Common Diseases Carried by Mosquitoes

As well as being a pest, mosquitoes can carry numerous diseases that can make people and animals sick. Not all mosquitoes carry diseases. The following are the most common diseases found nationwide.

West Nile Virus

West Nile virus (WNV) has been in the United States since 1999, and as been seen in Texas since 2002. West Nile virus is spread to human through a single mosquito bite. WNV is a blood-borne disease, there has not been any cases of a person contracting the virus through everyday contact with an infected individual. Although, there are records of people contracting the disease through organ transplants and blood transfusions.

There are three different gradations of WNV:
  • West Nile Virus
  • West Nile Fever
  • West Nile Nuroinvasive Disease
Most of the public who contract WNV (about 80%) will never show any symptoms, this gradation of the virus is referred to as West Nile virus.

About 20% of the population that contracts the virus will contract West Nile fever. Symptoms of this include fever, headache, nausea, and possible rash. These symptoms are very similar to flu-like symptoms, and many people who contract West Nile fever think they have the flu.

The more severe cases of West Nile (WN) are the neuroinvasive diseases. These can include encephalitis, meningitis, and mengioencephalitis. This gradation of the virus can lead to stroke-like symptoms, coma, paralysis and even death. About 1% of the population that contracts WN will get these more sever symptoms. To read more on West Nile Virus please visit the Texas Department of State Health Services website.


There are three forms of viral encephalitis transmitted by mosquitoes West Nile, St. Louis, and Western Equine. All are carried by wild birds, most of which show no symptoms. Infected birds are then bitten by local mosquitoes that can pass the virus on the human through future bites. Symptoms of encephalitis range from mild flu-like illness to severe brain inflammation that can cause death. West Nile virus and Western Equin encephalitis can affect horses and other animal as well as humans. For more information please Texas Department of State Health Services website.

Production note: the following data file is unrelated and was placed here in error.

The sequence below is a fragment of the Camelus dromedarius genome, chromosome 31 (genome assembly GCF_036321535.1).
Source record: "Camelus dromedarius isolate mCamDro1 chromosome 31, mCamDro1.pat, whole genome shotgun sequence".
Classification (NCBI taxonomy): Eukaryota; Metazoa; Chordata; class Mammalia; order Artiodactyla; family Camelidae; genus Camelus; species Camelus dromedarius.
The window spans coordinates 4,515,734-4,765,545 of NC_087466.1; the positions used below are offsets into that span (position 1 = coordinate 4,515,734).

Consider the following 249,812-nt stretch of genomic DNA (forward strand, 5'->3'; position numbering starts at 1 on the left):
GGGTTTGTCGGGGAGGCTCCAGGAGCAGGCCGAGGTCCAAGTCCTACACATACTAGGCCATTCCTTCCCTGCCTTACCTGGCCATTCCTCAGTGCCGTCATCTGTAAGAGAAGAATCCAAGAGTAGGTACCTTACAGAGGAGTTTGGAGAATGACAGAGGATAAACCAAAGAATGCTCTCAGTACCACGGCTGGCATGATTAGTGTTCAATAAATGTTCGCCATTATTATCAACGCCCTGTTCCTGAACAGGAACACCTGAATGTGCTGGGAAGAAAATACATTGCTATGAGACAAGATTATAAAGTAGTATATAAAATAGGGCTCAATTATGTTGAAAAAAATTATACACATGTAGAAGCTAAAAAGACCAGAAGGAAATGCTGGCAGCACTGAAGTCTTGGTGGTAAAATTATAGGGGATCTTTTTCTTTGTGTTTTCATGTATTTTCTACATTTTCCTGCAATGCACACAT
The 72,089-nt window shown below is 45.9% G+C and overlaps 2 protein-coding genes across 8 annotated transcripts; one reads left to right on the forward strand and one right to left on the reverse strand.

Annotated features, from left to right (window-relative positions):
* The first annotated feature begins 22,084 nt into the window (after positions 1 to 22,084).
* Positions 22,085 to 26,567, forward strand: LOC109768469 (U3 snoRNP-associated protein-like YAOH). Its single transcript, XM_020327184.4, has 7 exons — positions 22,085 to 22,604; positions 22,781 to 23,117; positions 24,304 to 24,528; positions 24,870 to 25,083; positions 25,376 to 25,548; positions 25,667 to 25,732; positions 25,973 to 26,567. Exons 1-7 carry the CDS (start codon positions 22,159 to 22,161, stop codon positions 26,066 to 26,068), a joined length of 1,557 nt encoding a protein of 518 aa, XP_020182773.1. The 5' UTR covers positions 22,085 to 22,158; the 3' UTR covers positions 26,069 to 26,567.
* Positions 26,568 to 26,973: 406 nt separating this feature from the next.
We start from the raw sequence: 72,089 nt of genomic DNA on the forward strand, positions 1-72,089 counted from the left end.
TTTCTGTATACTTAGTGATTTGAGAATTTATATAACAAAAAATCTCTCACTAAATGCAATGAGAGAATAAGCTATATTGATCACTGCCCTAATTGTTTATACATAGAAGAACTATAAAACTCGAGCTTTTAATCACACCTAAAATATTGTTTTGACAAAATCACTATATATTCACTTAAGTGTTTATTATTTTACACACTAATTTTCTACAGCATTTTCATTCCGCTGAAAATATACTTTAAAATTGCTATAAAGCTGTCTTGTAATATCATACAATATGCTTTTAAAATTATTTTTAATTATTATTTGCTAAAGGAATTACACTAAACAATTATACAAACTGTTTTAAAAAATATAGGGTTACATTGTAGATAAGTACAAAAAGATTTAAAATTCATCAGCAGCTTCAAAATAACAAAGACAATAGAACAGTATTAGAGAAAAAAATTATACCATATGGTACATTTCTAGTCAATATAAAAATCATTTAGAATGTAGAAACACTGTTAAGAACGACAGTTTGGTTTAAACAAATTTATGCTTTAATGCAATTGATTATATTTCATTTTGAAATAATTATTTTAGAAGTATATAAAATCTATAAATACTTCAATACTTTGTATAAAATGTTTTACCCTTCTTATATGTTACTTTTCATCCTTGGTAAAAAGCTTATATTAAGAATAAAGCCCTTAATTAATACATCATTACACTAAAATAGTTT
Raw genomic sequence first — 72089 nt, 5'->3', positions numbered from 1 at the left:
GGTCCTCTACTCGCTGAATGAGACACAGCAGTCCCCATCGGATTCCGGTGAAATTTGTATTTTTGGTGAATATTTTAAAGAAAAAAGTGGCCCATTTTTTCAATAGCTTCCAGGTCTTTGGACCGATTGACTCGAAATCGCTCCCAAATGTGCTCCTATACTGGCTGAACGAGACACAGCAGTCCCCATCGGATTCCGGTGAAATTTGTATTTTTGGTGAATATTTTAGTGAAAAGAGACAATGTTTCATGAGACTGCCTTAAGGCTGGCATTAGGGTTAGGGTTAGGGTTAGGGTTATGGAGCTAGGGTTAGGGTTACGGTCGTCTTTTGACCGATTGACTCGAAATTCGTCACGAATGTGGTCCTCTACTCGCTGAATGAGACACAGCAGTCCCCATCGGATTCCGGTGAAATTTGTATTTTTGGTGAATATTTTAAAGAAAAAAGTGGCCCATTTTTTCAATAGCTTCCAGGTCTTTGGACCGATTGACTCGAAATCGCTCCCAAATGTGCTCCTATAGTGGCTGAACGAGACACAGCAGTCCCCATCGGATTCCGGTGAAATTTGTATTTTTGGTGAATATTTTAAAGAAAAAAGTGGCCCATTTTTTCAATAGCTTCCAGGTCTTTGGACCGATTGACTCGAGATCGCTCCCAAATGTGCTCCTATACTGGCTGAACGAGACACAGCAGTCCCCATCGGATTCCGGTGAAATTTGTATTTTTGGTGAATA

Malaria is much less likely to occur in Cameron County, due to the necessity for human reservoirs of the disease. Anoplheles mosquitoes, the vectors of malaria, are found in some areas of Texas, and there have been isolated instances where human reservoirs from other countries temporarily provided a source of malaria infection to local residents. For FAQs visit the Texas Department of State Health Services website.


Dengue (déng gee, déeg gáy) is a mosquito-borne infection which in recent years has become a major international public health concern. Dengue is found in tropical and sub-tropical regions around the world, predominately in urban and Peri-urban areas.

Dengue hemorrhagic fever (DHF), a potentially lethal complication, was first recognized during the 1950s, and today is a leading cause of childhood mortalities in several Asian countries. There are four distinct, but closely related, viruses which cause dengue. Recovery from infection by one provides life long immunity against that sero-type but confers only partial and transient protection against subsequent infection by the other three. Indeed, there is good evidence that sequential infection increases the risk of more serious disease resulting in DHF. For more information please visit the Texas Department of State Health Services website and view an article about Dengue (PDF).